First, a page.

Current events have made decisions around crop options very difficult this spring. Field peas are an option that may have a fit for some producers.
Spring is a busy time for South Dakota farmers and ranchers with planting, calving, and other field preparations. Soil sampling and fertilizing pastures, alfalfa, or other forages might be overlooked.
The most common type of pea in American gardens is the shelling pea, also called the “garden pea” or “English pea.” Tender, sweet peas are removed from thin, tough pods before eating.
Alfalfa weevil populations are high this year, creating challenges for producers. Questions have arisen on how to get some value out of the forage by grazing it rather than putting it up for hay.
Dry field peas and lentils are high in protein and fiber, have a low glycemic index, are easy to prepare, store well, and are low in cost. Even better they can be produced economically and sustainably in South Dakota as part of diverse no-till crop production systems.
As the name implies, micro-greens are grown only for a short time before they are harvested, usually only for about three weeks!
Everyone has heard the fairytale “Baa Baa Black Sheep Have You Any Wool?” but what about the double-coated California Red, the multi-colored Katahdin sheep with hair, or the East Friesian dairy ewe that produces over 1,100 pounds of milk a year? Sheep come in different shapes, sizes, and colors and all of them provide different functions and uses for producers. These can range from meat, wool, and milk production or a combination of characteristics.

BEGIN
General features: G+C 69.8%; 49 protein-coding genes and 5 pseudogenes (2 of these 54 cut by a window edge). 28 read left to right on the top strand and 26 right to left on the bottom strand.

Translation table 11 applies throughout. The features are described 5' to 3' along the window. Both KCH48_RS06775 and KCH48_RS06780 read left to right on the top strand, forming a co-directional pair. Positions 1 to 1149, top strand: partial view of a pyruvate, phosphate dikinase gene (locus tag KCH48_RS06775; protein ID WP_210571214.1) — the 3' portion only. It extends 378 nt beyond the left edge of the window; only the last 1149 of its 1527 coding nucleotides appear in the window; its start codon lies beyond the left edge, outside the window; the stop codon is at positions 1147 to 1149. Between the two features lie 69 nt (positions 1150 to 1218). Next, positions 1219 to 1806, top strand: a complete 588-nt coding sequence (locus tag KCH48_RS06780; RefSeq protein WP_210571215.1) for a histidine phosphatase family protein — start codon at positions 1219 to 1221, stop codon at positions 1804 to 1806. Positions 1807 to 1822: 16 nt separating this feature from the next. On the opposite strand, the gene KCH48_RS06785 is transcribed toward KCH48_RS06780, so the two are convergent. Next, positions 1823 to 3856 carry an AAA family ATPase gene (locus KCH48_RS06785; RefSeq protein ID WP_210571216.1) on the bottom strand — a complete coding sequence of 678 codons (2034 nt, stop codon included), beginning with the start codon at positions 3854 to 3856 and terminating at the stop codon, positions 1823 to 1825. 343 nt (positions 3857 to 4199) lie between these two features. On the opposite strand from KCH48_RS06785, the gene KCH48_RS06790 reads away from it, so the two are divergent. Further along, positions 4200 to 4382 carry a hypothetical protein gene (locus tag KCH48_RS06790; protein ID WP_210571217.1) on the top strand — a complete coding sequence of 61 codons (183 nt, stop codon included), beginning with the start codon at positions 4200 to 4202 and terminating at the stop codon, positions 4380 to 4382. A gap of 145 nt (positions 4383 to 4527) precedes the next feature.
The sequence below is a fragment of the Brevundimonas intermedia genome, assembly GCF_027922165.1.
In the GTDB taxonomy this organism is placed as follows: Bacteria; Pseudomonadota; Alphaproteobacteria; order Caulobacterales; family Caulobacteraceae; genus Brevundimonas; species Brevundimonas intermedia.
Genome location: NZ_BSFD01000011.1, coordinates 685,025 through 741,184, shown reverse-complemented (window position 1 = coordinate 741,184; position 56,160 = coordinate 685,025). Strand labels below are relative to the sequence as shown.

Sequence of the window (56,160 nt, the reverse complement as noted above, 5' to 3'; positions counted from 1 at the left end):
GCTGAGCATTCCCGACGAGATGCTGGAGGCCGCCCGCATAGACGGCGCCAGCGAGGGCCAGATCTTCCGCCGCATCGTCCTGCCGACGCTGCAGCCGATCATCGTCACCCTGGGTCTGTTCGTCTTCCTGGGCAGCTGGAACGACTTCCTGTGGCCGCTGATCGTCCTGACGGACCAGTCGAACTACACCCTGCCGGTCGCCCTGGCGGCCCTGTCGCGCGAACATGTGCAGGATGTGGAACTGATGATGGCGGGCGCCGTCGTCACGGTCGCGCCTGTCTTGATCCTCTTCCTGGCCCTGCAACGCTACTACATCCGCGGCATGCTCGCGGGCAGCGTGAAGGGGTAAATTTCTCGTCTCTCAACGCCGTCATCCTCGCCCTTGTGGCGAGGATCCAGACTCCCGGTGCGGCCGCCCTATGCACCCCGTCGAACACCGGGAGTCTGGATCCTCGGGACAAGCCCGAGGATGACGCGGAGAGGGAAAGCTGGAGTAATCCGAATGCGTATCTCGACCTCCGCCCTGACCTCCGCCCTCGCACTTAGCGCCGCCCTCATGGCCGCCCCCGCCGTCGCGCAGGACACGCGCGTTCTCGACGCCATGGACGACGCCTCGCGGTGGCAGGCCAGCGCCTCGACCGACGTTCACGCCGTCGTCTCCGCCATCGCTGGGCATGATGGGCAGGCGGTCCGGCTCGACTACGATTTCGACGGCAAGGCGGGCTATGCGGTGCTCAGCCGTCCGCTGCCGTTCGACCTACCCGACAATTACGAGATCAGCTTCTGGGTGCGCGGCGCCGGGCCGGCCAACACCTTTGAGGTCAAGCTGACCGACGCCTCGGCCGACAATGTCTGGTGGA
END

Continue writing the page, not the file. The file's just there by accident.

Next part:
Sales and transport is a stressful time for any animal. Reducing stress factors due to transitions start before the actual purchase of your new project. Managing proper nutrition and disease management are just a couple factors to help your project get off to a great start.
A guide depicting common diseases of Dry Peas in South Dakota
Producers of field peas may need to scout for powdery mildew this year. Powdery mildew is a late-season fungal disease that can impact peas if weather conditions are conducive. However, this disease can also occur in early planted fields in South Dakota under the right environmental conditions and when the crop canopy is heavy.